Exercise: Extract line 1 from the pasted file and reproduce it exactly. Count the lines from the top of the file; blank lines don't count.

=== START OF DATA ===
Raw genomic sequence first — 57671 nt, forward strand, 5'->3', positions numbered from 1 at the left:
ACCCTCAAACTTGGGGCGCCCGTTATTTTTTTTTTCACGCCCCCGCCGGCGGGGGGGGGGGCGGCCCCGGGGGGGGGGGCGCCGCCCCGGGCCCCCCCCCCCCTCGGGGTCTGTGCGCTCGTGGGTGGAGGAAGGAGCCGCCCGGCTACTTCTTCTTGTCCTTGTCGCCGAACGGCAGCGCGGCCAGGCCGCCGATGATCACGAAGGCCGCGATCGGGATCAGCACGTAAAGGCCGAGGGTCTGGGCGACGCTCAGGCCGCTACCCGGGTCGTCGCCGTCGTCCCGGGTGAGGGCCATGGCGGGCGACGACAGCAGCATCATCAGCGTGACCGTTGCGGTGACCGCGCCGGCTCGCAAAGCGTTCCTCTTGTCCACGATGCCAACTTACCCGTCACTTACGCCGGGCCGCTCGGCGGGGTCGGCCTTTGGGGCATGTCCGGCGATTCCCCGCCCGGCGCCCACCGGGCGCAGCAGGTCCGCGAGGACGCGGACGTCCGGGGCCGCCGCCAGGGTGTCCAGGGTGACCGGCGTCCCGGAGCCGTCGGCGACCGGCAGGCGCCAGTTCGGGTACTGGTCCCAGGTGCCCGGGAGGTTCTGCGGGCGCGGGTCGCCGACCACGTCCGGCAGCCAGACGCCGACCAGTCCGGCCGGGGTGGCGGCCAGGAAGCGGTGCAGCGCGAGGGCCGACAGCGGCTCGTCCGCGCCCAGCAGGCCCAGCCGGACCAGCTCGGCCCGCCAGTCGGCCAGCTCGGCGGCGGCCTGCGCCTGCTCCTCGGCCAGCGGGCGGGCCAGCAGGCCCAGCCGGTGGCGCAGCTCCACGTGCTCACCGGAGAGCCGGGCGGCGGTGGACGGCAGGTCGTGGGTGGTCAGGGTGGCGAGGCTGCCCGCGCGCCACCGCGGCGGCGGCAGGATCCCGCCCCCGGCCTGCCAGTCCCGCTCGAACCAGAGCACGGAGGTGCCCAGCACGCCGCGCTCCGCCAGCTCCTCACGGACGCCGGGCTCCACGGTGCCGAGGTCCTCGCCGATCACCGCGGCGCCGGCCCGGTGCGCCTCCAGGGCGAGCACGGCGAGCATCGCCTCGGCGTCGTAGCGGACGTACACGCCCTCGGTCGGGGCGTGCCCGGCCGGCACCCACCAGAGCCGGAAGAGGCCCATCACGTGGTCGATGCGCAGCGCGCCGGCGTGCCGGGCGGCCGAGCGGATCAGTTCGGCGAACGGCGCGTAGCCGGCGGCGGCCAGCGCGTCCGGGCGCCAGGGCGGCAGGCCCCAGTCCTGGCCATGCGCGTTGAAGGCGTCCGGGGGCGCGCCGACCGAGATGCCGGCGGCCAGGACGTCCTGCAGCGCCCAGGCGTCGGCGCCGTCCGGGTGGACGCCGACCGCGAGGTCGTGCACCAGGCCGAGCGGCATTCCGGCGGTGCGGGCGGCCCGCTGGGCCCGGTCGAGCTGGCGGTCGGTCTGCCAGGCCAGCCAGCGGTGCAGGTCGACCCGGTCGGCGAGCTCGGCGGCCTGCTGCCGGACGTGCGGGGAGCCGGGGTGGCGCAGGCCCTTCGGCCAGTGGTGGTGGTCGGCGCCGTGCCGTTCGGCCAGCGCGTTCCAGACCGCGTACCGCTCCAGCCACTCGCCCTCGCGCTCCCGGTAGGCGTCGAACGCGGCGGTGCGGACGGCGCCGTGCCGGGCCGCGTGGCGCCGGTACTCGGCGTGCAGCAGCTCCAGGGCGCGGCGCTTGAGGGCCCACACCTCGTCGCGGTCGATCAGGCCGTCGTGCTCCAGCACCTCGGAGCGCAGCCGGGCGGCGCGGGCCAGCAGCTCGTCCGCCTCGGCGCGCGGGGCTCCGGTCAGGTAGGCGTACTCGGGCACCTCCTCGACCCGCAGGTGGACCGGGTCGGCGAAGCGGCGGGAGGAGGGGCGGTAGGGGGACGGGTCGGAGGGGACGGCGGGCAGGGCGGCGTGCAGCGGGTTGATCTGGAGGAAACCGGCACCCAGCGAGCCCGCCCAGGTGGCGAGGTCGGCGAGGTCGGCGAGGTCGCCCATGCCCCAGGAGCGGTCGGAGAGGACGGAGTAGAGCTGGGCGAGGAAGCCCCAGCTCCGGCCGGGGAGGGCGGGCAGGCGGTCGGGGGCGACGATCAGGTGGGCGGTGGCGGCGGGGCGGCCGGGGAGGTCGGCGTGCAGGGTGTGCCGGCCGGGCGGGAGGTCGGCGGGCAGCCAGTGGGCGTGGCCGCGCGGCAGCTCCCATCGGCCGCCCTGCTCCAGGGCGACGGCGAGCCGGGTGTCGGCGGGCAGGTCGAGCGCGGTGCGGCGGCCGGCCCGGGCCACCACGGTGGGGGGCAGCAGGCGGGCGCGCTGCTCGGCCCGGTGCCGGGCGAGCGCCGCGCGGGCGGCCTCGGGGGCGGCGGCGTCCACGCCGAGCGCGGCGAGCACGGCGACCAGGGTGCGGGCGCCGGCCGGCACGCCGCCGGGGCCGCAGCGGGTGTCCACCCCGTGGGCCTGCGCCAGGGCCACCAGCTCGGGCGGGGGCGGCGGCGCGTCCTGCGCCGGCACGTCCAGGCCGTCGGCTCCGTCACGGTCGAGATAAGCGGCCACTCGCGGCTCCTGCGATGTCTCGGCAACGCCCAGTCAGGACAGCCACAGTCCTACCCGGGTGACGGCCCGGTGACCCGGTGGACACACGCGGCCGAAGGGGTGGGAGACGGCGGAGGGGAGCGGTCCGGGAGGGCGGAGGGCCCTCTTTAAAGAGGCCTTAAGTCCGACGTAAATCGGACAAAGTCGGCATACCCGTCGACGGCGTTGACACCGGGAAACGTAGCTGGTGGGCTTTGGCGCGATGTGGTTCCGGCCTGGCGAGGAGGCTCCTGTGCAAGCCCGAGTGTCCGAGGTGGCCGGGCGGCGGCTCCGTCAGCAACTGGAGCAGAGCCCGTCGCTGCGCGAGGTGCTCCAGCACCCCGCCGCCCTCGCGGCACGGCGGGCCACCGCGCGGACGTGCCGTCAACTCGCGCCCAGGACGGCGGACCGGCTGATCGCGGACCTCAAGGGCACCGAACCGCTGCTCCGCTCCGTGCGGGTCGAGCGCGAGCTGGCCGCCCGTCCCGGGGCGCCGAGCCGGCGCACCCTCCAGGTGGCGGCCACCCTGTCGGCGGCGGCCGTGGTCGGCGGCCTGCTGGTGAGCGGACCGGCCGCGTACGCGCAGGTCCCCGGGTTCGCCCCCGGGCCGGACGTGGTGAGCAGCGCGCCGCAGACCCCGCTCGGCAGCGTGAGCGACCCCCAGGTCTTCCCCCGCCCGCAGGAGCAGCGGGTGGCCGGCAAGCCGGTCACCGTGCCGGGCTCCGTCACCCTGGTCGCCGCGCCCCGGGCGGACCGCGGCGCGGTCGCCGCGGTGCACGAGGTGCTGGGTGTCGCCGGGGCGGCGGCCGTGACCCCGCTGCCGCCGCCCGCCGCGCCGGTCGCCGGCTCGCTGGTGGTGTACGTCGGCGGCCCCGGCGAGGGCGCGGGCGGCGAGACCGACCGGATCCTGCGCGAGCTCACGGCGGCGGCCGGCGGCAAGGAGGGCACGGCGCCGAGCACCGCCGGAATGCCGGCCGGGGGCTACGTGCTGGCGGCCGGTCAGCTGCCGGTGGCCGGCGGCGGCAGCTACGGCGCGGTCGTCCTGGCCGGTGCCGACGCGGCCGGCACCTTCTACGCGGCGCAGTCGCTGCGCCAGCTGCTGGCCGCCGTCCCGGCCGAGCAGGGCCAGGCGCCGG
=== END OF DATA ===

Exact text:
Raw genomic sequence first — 57671 nt, forward strand, 5'->3', positions numbered from 1 at the left: